Thought for the Day
The brain is a wonderful organ. It starts working the moment you get up in the morning and does not stop until you get to work
The Raging Storm
Cognitive behavioural therapists will tell you that no incident is necessarily bad in and of itself – it is the way in which we deal with it that determines its effect. Try telling that to Rory McIlroy who, following the last round of the DP World Tour Championship, ripped his Nike shirt almost to shreds in anger and frustration.
It was almost justified. Going head-to-head with Collin Morikawa in the season-ending event, they were level pegging as Rory played the 15th, where he suffered an abysmal piece of bad luck at the as his approach shot rebounded off the flagstick and into a bunker. From there he went into meltdown, playing those last four holes in three over par and slumping to tied sixth.
Subsequently ripping his shirt, while petulant and a little pitiful, is nevertheless understandable to everyone who has ever played the game. And although Rory has flung the occasional club into a water hazard, he’s a bit of a lightweight when it comes to temper tantrums on the course.
Of the modern-day professionals Sergio Garcia has his own place in the pantheon of immaturity. His offences include spitting in the cup after a missed putt, throwing his shoe into the gallery and then kicking it down the fairway, breaking his putter on his bag, exacerbating a shoulder injury after a wild swipe at a bush, numerous club-throwing tantrums, and deliberately damaging greens in Saudi Arabia, for which he was disqualified.
But even his efforts do not bear comparison with the early pioneers of the American pro game, who lived or died by their efforts every week, on often sub-standard courses, before the PGA Tour even existed. The modern pro can become a multi-millionaire on relatively modest talent, yet moans if his dietician, physiotherapist and colonoscopist are a few minutes late. They should be regarded with the same disdain as would be shown to a celebrity who appeared on Desert Island Discs and selected eight tracks by Gary Glitter.
Not surprisingly, the circumstances in which golf’s pioneers played produced a host of extraordinarily talented, but in many instances, idiosyncratic golfers. The wonderfully named Ky Laffoon is one, and myths and legends have attached themselves to him as iron filings to a magnet. Although it is sadly not the case that he once tied an under-performing putter to the rear bumper of his car and dragged it to the next tournament venue to teach it a lesson, he did give Ben Hogan the second biggest fright of his life. Laffoon and Hogan were sharing a car and Hogan fell asleep stretched across the back seat. He was awakened by a terrible screeching sound and to his horror could see no-one at the wheel. Ky had his right hand on the steering wheel and was bent over, leaning out of the open driver’s door, dragging a golf club along the concrete pavement to grind down the flange on the back of the clubhead.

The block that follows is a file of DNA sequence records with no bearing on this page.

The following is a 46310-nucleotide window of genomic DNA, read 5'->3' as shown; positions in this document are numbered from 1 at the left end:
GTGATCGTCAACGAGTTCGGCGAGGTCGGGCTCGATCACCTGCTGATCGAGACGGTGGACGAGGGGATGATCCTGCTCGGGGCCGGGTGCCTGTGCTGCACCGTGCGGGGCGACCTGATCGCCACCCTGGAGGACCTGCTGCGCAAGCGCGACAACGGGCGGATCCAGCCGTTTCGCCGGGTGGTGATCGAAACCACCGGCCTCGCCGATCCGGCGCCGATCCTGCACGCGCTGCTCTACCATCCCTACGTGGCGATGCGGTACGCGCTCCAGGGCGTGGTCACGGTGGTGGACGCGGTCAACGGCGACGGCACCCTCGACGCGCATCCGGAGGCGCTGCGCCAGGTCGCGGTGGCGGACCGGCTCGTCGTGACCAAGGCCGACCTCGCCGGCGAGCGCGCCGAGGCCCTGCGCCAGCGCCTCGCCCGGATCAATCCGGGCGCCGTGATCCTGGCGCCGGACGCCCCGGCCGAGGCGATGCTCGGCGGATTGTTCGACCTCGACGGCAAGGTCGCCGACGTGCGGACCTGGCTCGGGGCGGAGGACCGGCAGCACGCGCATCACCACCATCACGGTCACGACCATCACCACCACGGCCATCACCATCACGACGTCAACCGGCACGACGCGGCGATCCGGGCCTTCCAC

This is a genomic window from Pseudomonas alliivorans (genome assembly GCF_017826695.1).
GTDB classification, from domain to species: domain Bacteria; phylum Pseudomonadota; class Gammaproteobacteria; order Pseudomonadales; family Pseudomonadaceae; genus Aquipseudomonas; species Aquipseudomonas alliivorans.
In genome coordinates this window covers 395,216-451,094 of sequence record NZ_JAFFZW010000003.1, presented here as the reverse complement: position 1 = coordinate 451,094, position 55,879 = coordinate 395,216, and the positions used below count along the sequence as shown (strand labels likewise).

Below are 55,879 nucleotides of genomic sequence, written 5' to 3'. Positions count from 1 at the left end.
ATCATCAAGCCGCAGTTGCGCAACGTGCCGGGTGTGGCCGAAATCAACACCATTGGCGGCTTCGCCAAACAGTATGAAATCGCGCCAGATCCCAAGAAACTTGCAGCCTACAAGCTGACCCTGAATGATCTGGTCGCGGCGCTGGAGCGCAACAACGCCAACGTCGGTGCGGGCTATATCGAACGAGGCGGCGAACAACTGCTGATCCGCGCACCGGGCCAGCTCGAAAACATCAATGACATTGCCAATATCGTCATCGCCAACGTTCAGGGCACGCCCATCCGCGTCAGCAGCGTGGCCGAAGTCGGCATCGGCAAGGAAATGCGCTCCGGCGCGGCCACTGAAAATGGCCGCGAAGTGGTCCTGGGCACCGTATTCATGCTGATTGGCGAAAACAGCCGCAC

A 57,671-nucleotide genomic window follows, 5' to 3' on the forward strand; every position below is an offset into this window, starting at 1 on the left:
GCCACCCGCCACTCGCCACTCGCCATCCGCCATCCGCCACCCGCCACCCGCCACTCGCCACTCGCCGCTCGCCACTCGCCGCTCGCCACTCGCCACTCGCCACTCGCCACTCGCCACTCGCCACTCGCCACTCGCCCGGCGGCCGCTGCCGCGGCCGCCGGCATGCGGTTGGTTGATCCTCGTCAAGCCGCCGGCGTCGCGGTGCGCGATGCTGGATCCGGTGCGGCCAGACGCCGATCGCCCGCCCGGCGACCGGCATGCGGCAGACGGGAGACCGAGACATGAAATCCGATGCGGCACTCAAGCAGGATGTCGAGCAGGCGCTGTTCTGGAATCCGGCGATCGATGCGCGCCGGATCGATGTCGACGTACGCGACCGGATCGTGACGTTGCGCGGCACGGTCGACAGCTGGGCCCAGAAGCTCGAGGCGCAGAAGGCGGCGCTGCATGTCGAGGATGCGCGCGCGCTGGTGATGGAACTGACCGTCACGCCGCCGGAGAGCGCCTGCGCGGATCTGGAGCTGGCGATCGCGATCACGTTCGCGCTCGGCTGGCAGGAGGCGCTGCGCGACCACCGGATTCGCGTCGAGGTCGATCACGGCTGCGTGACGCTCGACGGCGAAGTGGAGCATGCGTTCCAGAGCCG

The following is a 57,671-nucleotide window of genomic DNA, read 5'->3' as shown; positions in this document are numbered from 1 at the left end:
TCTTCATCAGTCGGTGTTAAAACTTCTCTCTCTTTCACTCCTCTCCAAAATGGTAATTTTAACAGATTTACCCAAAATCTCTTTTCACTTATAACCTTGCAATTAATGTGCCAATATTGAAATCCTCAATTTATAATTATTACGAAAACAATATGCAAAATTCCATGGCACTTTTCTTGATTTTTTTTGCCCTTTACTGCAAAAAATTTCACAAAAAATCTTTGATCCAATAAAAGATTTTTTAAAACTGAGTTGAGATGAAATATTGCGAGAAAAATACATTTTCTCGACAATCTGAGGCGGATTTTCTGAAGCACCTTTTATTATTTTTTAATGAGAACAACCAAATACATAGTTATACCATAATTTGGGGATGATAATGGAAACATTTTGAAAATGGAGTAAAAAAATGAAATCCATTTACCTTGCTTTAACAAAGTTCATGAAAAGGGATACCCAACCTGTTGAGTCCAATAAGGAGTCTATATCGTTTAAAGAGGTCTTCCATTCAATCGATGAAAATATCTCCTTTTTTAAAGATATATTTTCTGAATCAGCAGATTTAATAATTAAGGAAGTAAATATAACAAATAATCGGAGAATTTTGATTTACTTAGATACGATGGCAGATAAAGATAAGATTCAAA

Once in Sacramento he shot 67, 69, 65 to be in a strong position and on the final green he faced a six-foot birdie putt. He missed, picked up his ball and walked out of the tournament because that putt was his 72nd stroke of the round and the previous week he had been so disgusted with himself that he vowed never to shoot more than 72 again.
Clayton Heafner took a particular dislike to those who mispronounced his name – using ‘Heefner’ rather than the correct ‘Heffner’. More than once if the announcer performing introductions got it wrong, he walked off the first tee of a tournament, never to reappear. One time Clayton hit a ball into the cabbage, instructed his caddy to find it and marched off to the clubhouse. He was intercepted by a little lady who said it was improper to retire in the middle of a tournament. Heafner bellowed across to his caddy: ‘Don’t pick it up, just leave the f***ing thing there,’ and continued his march.
Lefty Stackhouse was another cursed by the combination of perfectionism, a delinquent putter and a volcanic temper. When he fell short of the (admittedly high) standards he set himself, he would single out the part of his body that he considered most responsible and beat it against the nearest tree. He also once beat his putter against the radiator of his car; he may have been a talented golfer but in terms of competitive nerve he had the breaking strain of a Kit Kat.
Then there was Ivan Gantz, who was celebrated for his habit of hitting himself in the head, particularly if he held a putter in his hand. He maintained, though, that although these stories were true, and he often bore the scars to prove it, he never knocked himself out cold, as legend insists. You cannot help but conclude that Ivan should not have been allowed access to shoe laces or metal cutlery.
A final bravery award, however should go to Shane Lowry’s caddie. In the car crash event that was the 2015 Irish Open, played at Royal County Down in ferocious winds, Shane missed a three-foot putt on the 12th green on the second day. He was so angry that he smashed his putter against a metal stanchion, damaging it to the extent that he couldn’t use it for the remainder of the round. His caddy, testing the limits of the relationship between player and employee as far as they might go, said: ‘It’s hard enough caddying for you without having to club you on the greens.’
Quote of the Week
There are two things you can learn by stopping your backswing at the top and checking the position of your hands: How many hands you have, and which one is wearing the glove